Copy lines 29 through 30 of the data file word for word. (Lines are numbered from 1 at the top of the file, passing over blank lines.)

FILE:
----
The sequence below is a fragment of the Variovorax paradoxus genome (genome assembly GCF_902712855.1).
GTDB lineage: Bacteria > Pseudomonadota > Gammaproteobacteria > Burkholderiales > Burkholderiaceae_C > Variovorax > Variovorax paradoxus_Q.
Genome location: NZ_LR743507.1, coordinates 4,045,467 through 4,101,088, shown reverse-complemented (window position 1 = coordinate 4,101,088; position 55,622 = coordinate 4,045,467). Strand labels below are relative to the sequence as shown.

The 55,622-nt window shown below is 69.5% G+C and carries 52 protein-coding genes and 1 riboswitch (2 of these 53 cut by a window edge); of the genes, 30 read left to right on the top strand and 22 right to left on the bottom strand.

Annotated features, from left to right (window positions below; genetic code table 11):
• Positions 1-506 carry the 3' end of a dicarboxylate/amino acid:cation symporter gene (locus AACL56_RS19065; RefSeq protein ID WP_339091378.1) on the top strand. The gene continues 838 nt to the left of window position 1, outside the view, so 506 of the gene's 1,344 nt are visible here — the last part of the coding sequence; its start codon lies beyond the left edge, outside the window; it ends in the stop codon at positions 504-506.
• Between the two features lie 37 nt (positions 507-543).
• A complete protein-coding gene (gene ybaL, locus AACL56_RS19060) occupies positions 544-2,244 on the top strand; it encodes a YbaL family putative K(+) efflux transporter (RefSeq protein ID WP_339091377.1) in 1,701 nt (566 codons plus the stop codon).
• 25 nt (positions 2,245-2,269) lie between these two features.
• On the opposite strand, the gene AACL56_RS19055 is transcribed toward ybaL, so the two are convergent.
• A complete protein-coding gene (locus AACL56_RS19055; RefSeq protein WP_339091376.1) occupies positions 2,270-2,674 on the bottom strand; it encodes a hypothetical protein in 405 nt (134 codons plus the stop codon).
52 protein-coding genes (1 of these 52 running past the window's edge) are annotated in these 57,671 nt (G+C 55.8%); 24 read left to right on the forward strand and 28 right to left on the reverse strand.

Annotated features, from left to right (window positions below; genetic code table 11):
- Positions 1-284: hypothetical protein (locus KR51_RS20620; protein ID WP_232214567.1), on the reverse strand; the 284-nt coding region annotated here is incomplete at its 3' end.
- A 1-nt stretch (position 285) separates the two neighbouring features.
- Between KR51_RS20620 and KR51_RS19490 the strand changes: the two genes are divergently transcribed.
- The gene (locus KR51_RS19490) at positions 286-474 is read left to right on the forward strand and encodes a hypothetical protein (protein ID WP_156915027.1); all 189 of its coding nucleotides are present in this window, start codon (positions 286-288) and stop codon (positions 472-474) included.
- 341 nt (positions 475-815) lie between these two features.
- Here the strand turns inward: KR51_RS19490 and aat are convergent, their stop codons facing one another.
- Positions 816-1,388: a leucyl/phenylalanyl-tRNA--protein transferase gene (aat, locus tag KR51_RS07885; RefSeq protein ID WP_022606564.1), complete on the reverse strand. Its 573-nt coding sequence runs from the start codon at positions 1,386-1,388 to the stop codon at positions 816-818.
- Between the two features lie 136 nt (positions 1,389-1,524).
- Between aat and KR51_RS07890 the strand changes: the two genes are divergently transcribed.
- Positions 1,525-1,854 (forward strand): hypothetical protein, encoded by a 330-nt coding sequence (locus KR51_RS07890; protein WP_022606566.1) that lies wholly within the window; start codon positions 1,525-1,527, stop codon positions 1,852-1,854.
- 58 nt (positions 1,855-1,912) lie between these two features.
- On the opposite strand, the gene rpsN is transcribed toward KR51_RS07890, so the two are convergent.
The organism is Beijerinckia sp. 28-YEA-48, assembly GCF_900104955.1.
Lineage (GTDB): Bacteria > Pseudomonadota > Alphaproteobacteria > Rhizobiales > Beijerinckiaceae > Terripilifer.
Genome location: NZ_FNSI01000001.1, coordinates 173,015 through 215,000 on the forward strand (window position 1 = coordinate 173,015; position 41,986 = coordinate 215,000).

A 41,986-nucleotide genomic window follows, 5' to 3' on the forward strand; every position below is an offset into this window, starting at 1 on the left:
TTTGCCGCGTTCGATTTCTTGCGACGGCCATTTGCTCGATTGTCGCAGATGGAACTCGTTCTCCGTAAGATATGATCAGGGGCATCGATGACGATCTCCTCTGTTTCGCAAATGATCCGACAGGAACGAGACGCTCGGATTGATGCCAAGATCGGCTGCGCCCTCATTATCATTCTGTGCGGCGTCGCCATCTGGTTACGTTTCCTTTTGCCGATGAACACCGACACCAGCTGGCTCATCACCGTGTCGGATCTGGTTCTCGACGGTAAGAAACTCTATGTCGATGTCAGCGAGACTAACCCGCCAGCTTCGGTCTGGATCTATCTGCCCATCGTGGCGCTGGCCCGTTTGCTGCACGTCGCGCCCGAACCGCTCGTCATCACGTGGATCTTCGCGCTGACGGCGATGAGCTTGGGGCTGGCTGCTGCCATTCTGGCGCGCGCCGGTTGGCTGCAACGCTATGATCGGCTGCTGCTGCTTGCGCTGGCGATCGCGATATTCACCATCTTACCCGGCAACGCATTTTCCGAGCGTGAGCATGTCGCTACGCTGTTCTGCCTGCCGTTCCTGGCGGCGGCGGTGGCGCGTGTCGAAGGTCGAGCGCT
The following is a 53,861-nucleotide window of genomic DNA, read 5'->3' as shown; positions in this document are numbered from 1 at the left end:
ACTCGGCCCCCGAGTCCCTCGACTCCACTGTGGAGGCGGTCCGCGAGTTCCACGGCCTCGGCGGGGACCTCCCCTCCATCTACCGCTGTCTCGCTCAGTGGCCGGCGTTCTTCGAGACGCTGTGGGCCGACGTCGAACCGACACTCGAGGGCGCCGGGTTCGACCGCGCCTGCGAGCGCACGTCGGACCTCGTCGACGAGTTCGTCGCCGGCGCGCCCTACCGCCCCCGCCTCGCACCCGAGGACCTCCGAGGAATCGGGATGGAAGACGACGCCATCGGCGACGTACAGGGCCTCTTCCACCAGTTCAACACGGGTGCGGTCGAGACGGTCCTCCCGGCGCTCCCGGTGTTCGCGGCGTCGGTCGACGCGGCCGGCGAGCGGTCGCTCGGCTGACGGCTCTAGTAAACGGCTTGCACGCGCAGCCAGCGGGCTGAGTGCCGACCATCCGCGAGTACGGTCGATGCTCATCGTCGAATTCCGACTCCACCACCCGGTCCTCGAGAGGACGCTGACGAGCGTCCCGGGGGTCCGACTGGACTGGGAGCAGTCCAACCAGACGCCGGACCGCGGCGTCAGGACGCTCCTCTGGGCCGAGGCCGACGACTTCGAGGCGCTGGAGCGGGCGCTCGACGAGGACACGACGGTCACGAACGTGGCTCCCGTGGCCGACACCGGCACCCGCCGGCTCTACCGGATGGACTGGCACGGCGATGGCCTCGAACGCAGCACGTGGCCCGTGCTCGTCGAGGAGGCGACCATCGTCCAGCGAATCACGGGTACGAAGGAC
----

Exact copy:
A 41,986-nucleotide genomic window follows, 5' to 3' on the forward strand; every position below is an offset into this window, starting at 1 on the left:
TTTGCCGCGTTCGATTTCTTGCGACGGCCATTTGCTCGATTGTCGCAGATGGAACTCGTTCTCCGTAAGATATGATCAGGGGCATCGATGACGATCTCCTCTGTTTCGCAAATGATCCGACAGGAACGAGACGCTCGGATTGATGCCAAGATCGGCTGCGCCCTCATTATCATTCTGTGCGGCGTCGCCATCTGGTTACGTTTCCTTTTGCCGATGAACACCGACACCAGCTGGCTCATCACCGTGTCGGATCTGGTTCTCGACGGTAAGAAACTCTATGTCGATGTCAGCGAGACTAACCCGCCAGCTTCGGTCTGGATCTATCTGCCCATCGTGGCGCTGGCCCGTTTGCTGCACGTCGCGCCCGAACCGCTCGTCATCACGTGGATCTTCGCGCTGACGGCGATGAGCTTGGGGCTGGCTGCTGCCATTCTGGCGCGCGCCGGTTGGCTGCAACGCTATGATCGGCTGCTGCTGCTTGCGCTGGCGATCGCGATATTCACCATCTTACCCGGCAACGCATTTTCCGAGCGTGAGCATGTCGCTACGCTGTTCTGCCTGCCGTTCCTGGCGGCGGCGGTGGCGCGTGTCGAAGGTCGAGCGCT